There’s no denying that some celebrities and socialites have fabulous and toned physiques despite being of a “certain age.”
However, a close inspection of their photos will reveal that they are beginning to look alike with their soaring eyebrows, triangular-shaped faces, trouty pouts and slanting eyes.
These women have features so feline that the international gossip rags call celebs with such faces part of the “Celebrity Cat Club.”
Another variation is the “pillow face,” where so much filler is injected into the cheeks, they begin to look unnaturally plump, like a fluffy pillow.
Perhaps the difference in the beauty business then and now is the number of women who rush to the doctor even if they’ve not hit 40—the typical age women kick-start their anti-aging regimens.
In one picture, this young personality’s lips were so pumped up, her lips couldn’t seem to smile properly. It’s what Vogue magazine calls “the face of interdeterminate age”—where 40-year-old women can look 20, and 20-year-old pretty young things can look 40 with their waxy, mannequin-like features.
There is no doubt that a little Botox, plus fillers and laser administered with a light hand on the right candidate can lend a more youthful look, says Dr. Jean Marquez of the Skin Specialist Clinic.
“As one ages, people do not only develop wrinkles but also lose fat on the face. One can develop hollow cheeks or a flattening of the center of the face. That’s when we recommend dermal fillers to augment those areas and give them some volume.”
But for those who don’t really need it, high cheekbones can degenerate into cheeks that resemble marshmallows. Unfortunately, a little work done on the face, coupled with positive feedback from friends, often encourages one to do the treatment again—at higher doses.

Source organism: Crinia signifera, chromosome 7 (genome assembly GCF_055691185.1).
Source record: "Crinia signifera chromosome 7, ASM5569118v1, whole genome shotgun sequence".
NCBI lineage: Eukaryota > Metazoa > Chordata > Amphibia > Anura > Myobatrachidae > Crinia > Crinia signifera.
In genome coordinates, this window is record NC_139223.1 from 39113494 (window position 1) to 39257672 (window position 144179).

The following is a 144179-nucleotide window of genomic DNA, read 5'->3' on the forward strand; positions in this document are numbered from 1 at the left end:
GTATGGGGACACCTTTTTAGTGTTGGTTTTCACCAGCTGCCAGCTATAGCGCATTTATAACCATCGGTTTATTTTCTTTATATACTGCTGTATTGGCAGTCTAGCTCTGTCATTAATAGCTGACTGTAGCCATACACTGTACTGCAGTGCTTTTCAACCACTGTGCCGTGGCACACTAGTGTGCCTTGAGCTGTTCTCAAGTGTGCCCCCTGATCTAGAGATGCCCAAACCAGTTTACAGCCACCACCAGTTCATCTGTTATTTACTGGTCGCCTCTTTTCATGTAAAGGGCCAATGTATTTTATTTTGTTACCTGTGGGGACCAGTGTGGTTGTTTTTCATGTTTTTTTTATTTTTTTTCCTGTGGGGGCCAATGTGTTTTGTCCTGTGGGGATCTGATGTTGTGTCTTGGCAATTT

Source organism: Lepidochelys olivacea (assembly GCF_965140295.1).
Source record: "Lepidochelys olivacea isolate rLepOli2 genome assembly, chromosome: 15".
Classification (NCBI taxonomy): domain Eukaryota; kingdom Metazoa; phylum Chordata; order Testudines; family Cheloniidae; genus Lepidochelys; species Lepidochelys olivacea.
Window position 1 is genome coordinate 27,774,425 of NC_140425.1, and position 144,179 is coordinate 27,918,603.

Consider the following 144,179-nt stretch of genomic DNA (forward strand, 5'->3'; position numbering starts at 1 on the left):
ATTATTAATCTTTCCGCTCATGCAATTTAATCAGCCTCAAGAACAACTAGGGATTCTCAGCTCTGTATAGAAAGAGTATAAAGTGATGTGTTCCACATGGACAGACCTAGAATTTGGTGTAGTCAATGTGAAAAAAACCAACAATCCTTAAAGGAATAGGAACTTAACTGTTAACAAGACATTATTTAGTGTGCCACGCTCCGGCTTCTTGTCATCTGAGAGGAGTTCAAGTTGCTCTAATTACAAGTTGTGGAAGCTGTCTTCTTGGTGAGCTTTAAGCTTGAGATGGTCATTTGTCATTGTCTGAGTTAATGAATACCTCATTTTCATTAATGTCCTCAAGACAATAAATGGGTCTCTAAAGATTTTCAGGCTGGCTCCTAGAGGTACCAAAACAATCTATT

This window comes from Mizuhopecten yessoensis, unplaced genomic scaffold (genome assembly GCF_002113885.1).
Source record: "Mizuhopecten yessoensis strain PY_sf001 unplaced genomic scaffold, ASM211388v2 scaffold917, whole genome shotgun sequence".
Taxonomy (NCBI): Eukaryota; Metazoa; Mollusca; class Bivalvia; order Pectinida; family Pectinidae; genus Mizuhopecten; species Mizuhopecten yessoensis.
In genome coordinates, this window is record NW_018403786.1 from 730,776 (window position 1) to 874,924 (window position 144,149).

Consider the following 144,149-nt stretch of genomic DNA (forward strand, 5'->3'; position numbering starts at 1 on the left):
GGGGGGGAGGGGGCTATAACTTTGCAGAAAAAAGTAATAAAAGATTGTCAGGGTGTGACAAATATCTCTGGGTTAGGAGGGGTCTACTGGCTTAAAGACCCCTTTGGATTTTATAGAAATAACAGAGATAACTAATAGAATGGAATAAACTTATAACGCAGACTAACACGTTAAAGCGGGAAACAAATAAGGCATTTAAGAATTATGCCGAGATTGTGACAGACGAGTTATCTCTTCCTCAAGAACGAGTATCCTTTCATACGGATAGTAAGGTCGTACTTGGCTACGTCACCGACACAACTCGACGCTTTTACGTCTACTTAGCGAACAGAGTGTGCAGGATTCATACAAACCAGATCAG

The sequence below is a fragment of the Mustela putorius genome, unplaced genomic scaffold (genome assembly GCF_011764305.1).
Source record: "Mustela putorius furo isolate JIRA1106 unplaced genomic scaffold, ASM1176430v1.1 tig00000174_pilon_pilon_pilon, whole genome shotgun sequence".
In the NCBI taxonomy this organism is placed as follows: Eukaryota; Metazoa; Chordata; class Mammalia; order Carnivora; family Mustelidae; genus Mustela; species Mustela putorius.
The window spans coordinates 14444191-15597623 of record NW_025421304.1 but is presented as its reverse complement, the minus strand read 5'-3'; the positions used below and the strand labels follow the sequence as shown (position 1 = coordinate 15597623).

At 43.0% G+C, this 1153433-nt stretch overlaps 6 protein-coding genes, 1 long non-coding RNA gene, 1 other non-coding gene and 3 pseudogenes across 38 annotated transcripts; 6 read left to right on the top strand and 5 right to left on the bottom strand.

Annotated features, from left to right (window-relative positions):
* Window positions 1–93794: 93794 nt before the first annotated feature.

While the “pillow face” is obviously caused by overdosing on fillers, the “cat face” is the effect of having too much of everything. Brows overarch when too much Botox is administered on the forehead, making it very smooth. It can also cause the center of the brows to drop.
In the case of too much fillers, the cheeks press against the sides of the eyes, making them look smaller and slanted, especially when one smiles. The overall result is not a youthful look, but merely of one trying to look young. On a young face, the look is a stiff, unnatural one that only adds years.
Luckily, Botox and most fillers wear off after a few months and are thus reversible. Semipermanent fillers last one to two years, while temporary fillers last four to eight months.
“In these instances, too much filler will eventually be reabsorbed by the skin. If lumps develop, a substance can be injected to melt the lumpiness. But if one gets permanent fillers, that can be a problem. Silicone is usually used for permanent fillers, so if a patient comes in with lumpy permanent fillers, this has to be removed by a plastic surgeon, and that can leave scars,” adds Marquez.
So how does one avoid falling into this trap?
Look at your options first.
Marquez usually recommends firming treatments such as Ulthera or Refirme, or Ipixel or high-powered fractional lasers to smoothen the skin.
Should one opt for fillers and Botox, ask first to see the doctor’s “look book” of before-and-after photos, and start with small amounts for less-drastic effect.
“A face that looks natural is the goal, not a face that looks angry even when you’re not,” says Marquez.
Dr. Jean Marquez, The Skin Specialist Clinic, G/F ESNA Building, Timog Ave., QC. Tel. 3748087
The author is the former editor of LOOK Magazine. She is editor of www.frontrowedit.com.